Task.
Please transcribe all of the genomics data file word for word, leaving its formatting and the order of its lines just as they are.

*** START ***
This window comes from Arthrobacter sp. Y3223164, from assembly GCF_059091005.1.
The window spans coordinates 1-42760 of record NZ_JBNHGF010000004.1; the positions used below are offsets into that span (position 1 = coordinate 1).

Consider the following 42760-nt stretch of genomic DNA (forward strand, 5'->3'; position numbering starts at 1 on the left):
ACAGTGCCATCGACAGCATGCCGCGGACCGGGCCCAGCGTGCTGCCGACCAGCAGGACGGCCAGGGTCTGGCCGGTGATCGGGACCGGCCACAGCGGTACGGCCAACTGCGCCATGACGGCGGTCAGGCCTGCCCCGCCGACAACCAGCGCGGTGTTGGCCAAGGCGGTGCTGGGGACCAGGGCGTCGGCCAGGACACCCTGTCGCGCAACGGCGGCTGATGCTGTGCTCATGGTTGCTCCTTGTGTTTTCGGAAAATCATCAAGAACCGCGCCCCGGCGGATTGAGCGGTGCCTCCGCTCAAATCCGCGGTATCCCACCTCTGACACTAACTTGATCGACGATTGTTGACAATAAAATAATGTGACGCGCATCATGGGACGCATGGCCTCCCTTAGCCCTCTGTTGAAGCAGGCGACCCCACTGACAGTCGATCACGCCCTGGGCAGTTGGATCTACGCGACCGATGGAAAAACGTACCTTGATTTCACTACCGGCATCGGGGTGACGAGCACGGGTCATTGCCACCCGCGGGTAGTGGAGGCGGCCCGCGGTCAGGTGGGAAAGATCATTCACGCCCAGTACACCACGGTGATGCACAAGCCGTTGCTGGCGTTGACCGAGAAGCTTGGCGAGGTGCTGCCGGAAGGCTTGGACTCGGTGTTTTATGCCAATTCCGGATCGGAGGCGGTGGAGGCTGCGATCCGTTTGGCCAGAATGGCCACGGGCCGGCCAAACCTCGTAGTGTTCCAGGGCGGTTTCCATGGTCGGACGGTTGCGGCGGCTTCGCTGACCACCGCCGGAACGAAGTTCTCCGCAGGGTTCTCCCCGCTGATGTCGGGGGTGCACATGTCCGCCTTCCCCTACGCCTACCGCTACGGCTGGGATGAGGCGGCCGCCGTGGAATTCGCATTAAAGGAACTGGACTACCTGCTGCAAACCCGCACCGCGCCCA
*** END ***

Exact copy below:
This window comes from Arthrobacter sp. Y3223164, from assembly GCF_059091005.1.
The window spans coordinates 1-42760 of record NZ_JBNHGF010000004.1; the positions used below are offsets into that span (position 1 = coordinate 1).

Consider the following 42760-nt stretch of genomic DNA (forward strand, 5'->3'; position numbering starts at 1 on the left):
ACAGTGCCATCGACAGCATGCCGCGGACCGGGCCCAGCGTGCTGCCGACCAGCAGGACGGCCAGGGTCTGGCCGGTGATCGGGACCGGCCACAGCGGTACGGCCAACTGCGCCATGACGGCGGTCAGGCCTGCCCCGCCGACAACCAGCGCGGTGTTGGCCAAGGCGGTGCTGGGGACCAGGGCGTCGGCCAGGACACCCTGTCGCGCAACGGCGGCTGATGCTGTGCTCATGGTTGCTCCTTGTGTTTTCGGAAAATCATCAAGAACCGCGCCCCGGCGGATTGAGCGGTGCCTCCGCTCAAATCCGCGGTATCCCACCTCTGACACTAACTTGATCGACGATTGTTGACAATAAAATAATGTGACGCGCATCATGGGACGCATGGCCTCCCTTAGCCCTCTGTTGAAGCAGGCGACCCCACTGACAGTCGATCACGCCCTGGGCAGTTGGATCTACGCGACCGATGGAAAAACGTACCTTGATTTCACTACCGGCATCGGGGTGACGAGCACGGGTCATTGCCACCCGCGGGTAGTGGAGGCGGCCCGCGGTCAGGTGGGAAAGATCATTCACGCCCAGTACACCACGGTGATGCACAAGCCGTTGCTGGCGTTGACCGAGAAGCTTGGCGAGGTGCTGCCGGAAGGCTTGGACTCGGTGTTTTATGCCAATTCCGGATCGGAGGCGGTGGAGGCTGCGATCCGTTTGGCCAGAATGGCCACGGGCCGGCCAAACCTCGTAGTGTTCCAGGGCGGTTTCCATGGTCGGACGGTTGCGGCGGCTTCGCTGACCACCGCCGGAACGAAGTTCTCCGCAGGGTTCTCCCCGCTGATGTCGGGGGTGCACATGTCCGCCTTCCCCTACGCCTACCGCTACGGCTGGGATGAGGCGGCCGCCGTGGAATTCGCATTAAAGGAACTGGACTACCTGCTGCAAACCCGCACCGCGCCCA